Saturday, December 10, 2005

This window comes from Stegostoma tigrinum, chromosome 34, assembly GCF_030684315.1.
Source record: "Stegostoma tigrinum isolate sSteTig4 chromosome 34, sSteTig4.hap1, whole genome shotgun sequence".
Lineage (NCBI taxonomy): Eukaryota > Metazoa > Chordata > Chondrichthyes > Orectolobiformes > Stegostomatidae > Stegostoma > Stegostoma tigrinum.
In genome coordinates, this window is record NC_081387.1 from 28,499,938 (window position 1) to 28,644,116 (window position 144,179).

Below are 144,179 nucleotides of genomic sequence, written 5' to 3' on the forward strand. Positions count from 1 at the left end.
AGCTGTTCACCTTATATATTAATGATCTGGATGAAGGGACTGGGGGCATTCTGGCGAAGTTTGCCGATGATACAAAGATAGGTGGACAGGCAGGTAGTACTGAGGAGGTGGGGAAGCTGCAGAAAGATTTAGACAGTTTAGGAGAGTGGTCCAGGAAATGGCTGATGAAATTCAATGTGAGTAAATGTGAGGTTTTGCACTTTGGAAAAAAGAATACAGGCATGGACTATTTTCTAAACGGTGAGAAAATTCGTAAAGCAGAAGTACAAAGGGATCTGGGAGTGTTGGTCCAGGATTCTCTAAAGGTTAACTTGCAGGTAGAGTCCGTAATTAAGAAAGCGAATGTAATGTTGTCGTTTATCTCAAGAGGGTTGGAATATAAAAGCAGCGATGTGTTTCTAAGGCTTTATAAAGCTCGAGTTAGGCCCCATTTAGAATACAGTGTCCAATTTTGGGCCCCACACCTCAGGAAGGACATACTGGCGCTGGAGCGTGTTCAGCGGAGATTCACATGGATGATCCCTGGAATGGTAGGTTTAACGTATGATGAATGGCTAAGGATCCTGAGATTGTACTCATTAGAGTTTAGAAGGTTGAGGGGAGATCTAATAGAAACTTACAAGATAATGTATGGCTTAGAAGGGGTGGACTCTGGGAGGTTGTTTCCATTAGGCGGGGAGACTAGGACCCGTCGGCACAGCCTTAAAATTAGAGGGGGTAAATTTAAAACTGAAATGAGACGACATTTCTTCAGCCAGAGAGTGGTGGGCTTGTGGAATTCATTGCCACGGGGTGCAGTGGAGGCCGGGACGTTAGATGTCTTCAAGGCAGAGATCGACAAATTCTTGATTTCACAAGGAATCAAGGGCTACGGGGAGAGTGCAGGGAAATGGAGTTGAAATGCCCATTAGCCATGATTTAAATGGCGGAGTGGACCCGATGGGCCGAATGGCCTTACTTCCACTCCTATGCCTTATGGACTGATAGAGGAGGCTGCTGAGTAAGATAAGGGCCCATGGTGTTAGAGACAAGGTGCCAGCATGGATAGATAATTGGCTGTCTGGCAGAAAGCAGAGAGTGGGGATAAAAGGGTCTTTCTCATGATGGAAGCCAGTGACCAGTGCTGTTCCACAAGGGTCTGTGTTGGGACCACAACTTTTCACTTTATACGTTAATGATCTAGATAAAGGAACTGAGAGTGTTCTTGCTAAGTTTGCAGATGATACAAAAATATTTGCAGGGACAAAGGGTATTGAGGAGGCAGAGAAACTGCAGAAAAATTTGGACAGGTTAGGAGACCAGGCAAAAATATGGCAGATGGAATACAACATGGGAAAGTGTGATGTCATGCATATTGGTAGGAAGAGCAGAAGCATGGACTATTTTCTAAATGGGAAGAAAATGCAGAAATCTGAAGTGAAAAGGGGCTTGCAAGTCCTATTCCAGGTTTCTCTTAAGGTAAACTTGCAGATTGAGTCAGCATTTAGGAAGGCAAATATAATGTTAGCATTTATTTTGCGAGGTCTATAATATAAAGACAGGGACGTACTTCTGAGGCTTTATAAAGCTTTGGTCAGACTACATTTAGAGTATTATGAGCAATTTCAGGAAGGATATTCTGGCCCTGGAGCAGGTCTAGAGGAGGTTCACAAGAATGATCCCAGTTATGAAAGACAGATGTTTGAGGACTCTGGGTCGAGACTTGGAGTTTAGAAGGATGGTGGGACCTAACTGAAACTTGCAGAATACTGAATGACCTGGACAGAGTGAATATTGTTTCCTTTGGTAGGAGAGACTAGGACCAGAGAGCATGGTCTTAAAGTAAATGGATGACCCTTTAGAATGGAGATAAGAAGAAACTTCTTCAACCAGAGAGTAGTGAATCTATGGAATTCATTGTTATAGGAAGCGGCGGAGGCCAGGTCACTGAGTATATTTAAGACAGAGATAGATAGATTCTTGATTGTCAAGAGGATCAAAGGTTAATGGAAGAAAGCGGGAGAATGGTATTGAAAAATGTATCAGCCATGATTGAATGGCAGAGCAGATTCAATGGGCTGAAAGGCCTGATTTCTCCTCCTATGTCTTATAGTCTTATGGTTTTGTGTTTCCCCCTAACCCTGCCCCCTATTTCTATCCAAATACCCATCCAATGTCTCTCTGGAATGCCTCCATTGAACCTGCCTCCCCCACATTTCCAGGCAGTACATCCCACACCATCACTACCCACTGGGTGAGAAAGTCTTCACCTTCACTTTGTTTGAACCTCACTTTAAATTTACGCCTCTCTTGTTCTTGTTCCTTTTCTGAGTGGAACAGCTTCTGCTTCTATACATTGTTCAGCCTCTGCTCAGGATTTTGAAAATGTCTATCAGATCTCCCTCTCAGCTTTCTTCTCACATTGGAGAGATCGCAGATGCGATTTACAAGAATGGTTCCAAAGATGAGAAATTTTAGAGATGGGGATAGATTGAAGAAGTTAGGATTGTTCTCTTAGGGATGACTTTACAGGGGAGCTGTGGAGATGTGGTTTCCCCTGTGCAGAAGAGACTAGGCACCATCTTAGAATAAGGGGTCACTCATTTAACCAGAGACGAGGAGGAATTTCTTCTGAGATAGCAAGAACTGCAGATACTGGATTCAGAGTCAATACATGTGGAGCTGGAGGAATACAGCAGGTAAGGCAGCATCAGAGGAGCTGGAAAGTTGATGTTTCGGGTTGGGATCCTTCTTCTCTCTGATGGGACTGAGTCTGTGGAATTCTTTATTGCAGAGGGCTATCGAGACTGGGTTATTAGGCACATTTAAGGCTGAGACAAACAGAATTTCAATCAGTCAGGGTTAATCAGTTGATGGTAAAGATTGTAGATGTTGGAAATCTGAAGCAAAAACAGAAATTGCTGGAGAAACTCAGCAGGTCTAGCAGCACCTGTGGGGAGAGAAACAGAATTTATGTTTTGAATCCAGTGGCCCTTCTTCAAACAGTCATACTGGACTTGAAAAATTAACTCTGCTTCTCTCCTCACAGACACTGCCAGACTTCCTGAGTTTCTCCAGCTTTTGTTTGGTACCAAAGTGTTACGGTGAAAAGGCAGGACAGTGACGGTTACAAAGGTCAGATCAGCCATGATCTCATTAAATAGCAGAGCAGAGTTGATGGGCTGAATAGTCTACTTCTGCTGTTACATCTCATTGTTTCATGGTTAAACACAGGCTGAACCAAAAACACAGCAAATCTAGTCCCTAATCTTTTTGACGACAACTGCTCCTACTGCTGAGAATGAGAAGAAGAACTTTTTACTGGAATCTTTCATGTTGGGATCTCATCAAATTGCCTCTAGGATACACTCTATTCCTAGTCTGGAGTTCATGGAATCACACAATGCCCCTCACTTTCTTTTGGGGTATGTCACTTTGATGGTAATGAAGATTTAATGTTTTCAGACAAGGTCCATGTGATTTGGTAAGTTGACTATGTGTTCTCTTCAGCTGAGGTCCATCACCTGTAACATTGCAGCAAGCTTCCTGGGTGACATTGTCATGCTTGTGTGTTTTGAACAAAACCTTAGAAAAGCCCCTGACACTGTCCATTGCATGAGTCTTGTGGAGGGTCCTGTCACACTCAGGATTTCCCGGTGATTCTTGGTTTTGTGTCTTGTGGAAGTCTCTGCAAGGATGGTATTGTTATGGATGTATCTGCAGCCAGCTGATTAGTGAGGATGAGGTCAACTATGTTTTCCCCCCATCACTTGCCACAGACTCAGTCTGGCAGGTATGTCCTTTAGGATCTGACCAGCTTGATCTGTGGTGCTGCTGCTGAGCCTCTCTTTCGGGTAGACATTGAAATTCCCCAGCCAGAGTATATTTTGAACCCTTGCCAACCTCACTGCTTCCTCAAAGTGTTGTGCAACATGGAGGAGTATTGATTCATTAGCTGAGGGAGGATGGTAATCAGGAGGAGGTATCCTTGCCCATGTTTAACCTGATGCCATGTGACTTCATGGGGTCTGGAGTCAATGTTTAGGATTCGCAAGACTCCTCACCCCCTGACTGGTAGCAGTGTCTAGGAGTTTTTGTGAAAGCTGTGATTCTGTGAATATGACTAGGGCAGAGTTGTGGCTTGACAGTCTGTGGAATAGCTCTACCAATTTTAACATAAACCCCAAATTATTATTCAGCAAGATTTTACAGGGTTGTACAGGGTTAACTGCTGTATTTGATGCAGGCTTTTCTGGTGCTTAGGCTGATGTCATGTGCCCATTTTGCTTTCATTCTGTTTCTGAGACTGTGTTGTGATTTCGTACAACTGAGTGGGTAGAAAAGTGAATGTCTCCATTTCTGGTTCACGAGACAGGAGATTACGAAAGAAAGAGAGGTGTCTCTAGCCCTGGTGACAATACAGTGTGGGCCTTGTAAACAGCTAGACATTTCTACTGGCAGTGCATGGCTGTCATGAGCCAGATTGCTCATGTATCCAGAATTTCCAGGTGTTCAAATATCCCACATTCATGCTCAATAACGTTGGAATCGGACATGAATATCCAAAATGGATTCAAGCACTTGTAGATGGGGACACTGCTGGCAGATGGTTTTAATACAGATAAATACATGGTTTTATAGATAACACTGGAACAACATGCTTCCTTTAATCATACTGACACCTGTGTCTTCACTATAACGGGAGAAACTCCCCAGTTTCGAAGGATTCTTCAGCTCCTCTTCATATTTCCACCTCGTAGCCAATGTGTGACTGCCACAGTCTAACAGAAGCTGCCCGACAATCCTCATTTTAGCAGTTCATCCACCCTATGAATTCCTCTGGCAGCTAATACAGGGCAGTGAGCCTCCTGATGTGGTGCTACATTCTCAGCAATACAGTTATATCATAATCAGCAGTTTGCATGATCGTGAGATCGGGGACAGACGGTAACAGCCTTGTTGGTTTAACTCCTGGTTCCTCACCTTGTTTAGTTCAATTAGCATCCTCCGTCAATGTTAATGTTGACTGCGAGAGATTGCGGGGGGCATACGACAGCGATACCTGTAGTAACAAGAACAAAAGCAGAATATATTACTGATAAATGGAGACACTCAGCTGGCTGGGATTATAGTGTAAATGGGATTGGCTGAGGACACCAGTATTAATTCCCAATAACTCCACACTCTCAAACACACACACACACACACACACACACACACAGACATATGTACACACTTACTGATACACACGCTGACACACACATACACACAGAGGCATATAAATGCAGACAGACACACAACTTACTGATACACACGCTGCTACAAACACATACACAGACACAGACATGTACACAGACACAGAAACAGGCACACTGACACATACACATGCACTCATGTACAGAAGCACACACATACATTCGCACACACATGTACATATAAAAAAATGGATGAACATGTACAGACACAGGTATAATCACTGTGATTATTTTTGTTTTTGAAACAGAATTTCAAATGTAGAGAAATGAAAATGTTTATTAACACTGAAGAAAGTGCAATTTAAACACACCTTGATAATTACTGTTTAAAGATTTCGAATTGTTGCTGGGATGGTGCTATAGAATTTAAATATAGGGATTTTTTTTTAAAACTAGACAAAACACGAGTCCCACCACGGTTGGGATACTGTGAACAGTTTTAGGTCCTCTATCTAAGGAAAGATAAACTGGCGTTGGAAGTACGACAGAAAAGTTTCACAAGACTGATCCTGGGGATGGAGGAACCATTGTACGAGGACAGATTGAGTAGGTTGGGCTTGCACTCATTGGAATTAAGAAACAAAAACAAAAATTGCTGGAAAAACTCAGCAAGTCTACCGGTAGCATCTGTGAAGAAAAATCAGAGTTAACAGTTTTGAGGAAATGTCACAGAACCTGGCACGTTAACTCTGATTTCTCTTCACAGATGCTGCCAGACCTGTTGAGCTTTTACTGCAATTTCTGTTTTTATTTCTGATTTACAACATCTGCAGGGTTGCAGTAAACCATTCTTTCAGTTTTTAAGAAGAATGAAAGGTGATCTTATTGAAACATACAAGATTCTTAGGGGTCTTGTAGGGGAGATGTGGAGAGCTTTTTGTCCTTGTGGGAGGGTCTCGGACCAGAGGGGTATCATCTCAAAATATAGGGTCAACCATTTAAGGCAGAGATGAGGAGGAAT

It's not exactly like no one saw this coming, but it's still a bit of a punch in the gut to hear that Richard Pryor passed away today. I will be forever thankful to CTLA for loaning me his rented DVD of Richard Pryor: Live in Concert (which appears on Jonathan Rosenbaum's list of his 1,000 favorite films in Essential Cinema). It's an astonishing bit of stand-up comedy, one that is based in extraordinarily sophisticated storytelling way more than it is in cheap joke-telling. Anyone who wants to talk about the "honesty" of a performer, be it musician, actor, or comedian, needs to calibrate her yardstick to the naked, raw personal exposure offered up by Pryor here. My other treasured cinematic memory of him is, of course, his appearance as the eponymous fraud in The Wiz. The film hasn't exactly aged well or anything, but the final, maybe, twenty minutes are still absolutely emotionally scorching. The fear of being found out that you see in his eyes when Dorothy finally confronts him in the cold, echoing hangar where he sleeps on a ratty old cot, hiding away from the eyes of everyone who expects him to be the grandest of the grand when he's really just a quivering mess of insecurity and failure himself, is so private and so potent, it's almost difficult to watch, and even more difficult not to interpret as an utterly truthful representation of the clammy fear his own fame and success forced him into. He will be missed.